We make forgiveness complicated. We want to put conditions on it. We hesitate to forgive because we imagine the consequences. It’s costly; that is certain.
Forgiveness is both a choice and a process. It’s a discipline. Anything we are disciplined about is a process of ongoing choices. It’s not just a habit we’re able to complete and check off our to do lists. Discipline requires engagement. Forgiveness can be difficult, When we keep it in the context of our relationship with God and his character, we attempt to keep our perspective as pure as possible. But it’s easy to get distracted.
I included the following in Fractured Into Wholeness:
We often want to highlight the personal benefits forgiveness has for us:
- To forgive is to set a prisoner free and discover that prisoner is you.
- The first to forgive is the strongest.
- Forgive not because the other person deserves forgiveness but because you deserve peace.
- Forgiveness is the attribute of the strong.
- Unforgiveness is like drinking poison and expecting the other person to die.
- Forgiveness doesn’t excuse the other person’s behavior but prevents their behavior from destroying your heart.
True forgiveness cannot be conditional. My forgiveness does not depend on my ex’s apology, behavior, or response. If it did, I would still be waiting, hanging onto burdensome weight and bitterness. The choice of forgiveness is deeply personal and generously sacrificial. Forgiveness is an ongoing attitude, like kindness, compassion, and patience. As the attitude invades our thoughts, it seeps out through our actions. Forgiveness in its purest form—and as God intends and models—is something we carry into each moment not simply something we grant after an offense.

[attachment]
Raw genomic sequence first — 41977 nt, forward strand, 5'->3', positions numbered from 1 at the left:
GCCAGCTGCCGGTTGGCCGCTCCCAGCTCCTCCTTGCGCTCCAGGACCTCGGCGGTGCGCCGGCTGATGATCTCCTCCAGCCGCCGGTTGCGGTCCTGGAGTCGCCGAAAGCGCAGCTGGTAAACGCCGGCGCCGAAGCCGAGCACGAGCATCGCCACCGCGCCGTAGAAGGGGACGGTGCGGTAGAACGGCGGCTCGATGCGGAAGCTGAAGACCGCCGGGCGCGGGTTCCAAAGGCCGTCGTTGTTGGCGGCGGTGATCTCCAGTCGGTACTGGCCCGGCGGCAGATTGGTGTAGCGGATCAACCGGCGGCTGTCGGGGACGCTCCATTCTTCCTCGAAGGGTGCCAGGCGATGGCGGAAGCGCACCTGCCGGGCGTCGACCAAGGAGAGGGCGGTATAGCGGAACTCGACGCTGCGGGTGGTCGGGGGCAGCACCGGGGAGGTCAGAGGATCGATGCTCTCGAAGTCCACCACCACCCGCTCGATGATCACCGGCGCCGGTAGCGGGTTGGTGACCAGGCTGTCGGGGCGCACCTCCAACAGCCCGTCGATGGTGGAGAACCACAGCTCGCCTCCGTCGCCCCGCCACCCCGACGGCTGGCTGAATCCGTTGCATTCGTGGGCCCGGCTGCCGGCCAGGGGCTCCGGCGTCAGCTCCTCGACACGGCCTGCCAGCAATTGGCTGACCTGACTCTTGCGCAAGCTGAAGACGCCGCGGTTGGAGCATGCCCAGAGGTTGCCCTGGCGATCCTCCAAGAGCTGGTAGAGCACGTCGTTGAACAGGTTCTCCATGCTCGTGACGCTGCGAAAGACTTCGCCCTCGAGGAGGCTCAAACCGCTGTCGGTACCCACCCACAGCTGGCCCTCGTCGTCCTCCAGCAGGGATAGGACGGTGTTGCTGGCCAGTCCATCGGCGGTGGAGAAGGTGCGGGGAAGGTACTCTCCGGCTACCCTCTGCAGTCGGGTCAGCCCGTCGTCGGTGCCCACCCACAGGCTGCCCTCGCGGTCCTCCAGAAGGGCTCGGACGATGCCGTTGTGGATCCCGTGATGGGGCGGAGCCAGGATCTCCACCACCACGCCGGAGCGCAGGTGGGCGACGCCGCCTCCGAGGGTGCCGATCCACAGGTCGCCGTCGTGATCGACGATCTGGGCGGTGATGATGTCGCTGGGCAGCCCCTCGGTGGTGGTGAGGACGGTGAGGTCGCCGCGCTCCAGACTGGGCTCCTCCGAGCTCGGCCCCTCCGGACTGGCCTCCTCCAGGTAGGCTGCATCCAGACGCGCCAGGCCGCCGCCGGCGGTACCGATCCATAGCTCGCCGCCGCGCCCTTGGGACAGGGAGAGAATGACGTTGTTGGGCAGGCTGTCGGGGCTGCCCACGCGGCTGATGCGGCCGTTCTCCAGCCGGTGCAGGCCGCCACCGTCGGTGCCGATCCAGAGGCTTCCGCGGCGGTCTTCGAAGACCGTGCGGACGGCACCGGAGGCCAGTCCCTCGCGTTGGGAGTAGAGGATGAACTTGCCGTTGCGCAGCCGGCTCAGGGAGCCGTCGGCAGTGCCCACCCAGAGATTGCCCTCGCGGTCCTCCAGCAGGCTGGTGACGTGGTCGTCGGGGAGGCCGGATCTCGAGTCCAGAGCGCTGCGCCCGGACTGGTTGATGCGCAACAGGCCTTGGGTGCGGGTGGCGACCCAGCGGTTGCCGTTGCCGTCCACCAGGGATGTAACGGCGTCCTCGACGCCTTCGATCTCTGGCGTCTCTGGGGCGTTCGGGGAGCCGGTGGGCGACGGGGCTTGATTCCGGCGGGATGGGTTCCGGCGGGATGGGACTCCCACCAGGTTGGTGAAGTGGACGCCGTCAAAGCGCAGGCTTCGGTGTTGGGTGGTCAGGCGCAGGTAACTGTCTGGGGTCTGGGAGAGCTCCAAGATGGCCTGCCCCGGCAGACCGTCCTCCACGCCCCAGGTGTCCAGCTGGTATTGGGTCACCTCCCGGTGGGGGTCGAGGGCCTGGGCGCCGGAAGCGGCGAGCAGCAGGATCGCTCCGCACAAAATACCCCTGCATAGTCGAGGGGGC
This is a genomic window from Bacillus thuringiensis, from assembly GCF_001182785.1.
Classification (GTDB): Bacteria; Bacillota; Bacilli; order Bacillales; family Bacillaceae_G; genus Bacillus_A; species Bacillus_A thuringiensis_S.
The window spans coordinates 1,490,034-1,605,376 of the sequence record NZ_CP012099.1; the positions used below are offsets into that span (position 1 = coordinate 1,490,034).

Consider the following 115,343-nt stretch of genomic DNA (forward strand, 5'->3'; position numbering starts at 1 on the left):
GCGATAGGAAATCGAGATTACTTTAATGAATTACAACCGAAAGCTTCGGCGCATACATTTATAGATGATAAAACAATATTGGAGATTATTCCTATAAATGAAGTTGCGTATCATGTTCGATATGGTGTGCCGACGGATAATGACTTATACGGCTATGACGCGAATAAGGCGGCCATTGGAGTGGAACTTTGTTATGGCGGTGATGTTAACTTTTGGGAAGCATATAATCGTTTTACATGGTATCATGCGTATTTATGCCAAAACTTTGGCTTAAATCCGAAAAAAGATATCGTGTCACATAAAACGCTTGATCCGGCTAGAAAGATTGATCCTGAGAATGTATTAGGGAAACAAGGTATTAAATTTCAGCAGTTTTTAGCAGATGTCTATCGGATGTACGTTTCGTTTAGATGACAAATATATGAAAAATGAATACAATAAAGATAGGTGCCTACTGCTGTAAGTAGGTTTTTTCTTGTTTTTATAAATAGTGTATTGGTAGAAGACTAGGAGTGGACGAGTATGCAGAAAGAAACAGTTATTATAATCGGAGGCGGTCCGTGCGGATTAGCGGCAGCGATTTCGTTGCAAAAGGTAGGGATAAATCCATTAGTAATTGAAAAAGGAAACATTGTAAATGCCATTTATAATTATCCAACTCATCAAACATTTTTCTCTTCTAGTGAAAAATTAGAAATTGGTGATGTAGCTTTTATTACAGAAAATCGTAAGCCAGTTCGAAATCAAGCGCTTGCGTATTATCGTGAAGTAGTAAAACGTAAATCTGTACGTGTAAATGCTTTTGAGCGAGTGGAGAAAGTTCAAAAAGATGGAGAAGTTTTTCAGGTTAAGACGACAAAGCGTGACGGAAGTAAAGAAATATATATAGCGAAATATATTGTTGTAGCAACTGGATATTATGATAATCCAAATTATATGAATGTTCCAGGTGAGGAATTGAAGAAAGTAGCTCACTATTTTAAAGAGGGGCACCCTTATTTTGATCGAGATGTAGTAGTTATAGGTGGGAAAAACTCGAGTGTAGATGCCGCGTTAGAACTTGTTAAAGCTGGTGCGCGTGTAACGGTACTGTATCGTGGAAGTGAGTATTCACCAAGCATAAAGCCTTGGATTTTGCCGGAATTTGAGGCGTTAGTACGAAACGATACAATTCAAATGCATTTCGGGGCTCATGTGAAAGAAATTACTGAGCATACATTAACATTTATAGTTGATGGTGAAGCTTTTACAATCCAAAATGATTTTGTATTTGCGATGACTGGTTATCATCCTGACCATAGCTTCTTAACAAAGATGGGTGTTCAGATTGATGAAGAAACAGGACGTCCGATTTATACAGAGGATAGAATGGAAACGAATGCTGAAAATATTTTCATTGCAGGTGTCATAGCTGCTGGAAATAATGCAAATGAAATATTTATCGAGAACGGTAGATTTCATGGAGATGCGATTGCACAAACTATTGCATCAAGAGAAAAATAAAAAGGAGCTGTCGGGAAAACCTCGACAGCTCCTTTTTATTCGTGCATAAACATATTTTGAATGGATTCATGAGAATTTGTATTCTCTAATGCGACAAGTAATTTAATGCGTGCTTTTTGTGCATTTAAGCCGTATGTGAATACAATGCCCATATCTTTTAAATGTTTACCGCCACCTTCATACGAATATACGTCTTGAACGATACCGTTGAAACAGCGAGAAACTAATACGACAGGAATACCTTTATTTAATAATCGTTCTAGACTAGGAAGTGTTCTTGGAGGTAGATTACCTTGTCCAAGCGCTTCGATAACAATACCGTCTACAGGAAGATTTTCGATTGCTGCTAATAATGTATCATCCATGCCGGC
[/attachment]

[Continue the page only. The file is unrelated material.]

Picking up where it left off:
The Bible says God will forgive us as we forgive others, but forgiving with the goal of getting God’s forgiveness in return is narrow-minded. It is similar to doing good with the primary goal of storing up treasures in heaven, to which the Bible also refers but does not set as the ultimate goal for doing good.
Forgiveness is a gift—an underserved gift—that has far-reaching blessings among people and within our hearts, minds, and souls. Forgiveness is like wind—difficult to see but impossible not to feel.
Forgiveness is redemptive love. It is grace in practice. Forgiveness doesn’t change the past but it does broaden the future. Forgiveness helps us move forward and grow, looping back to heal and reconcile what will be valued in our future while also letting go of what needs to stay in the past. Forgiveness doesn’t forget everything but, as we trust God to filter, we remember the truths that challenge and refine us, and we lay aside what God declares as out-of-season. When we keep what wasn’t intended for a new season, we invite rot to infect even the most beautiful things in our lives.
I watched the effects of this very thing. I was a casualty. When my ex allowed what was rotting in his life to sit in the darkness for too long without attending to it, the stench became too much. The only response seemed to be to throw out much more than the core culprits. And he lost some beautiful people and relationships in the purging process.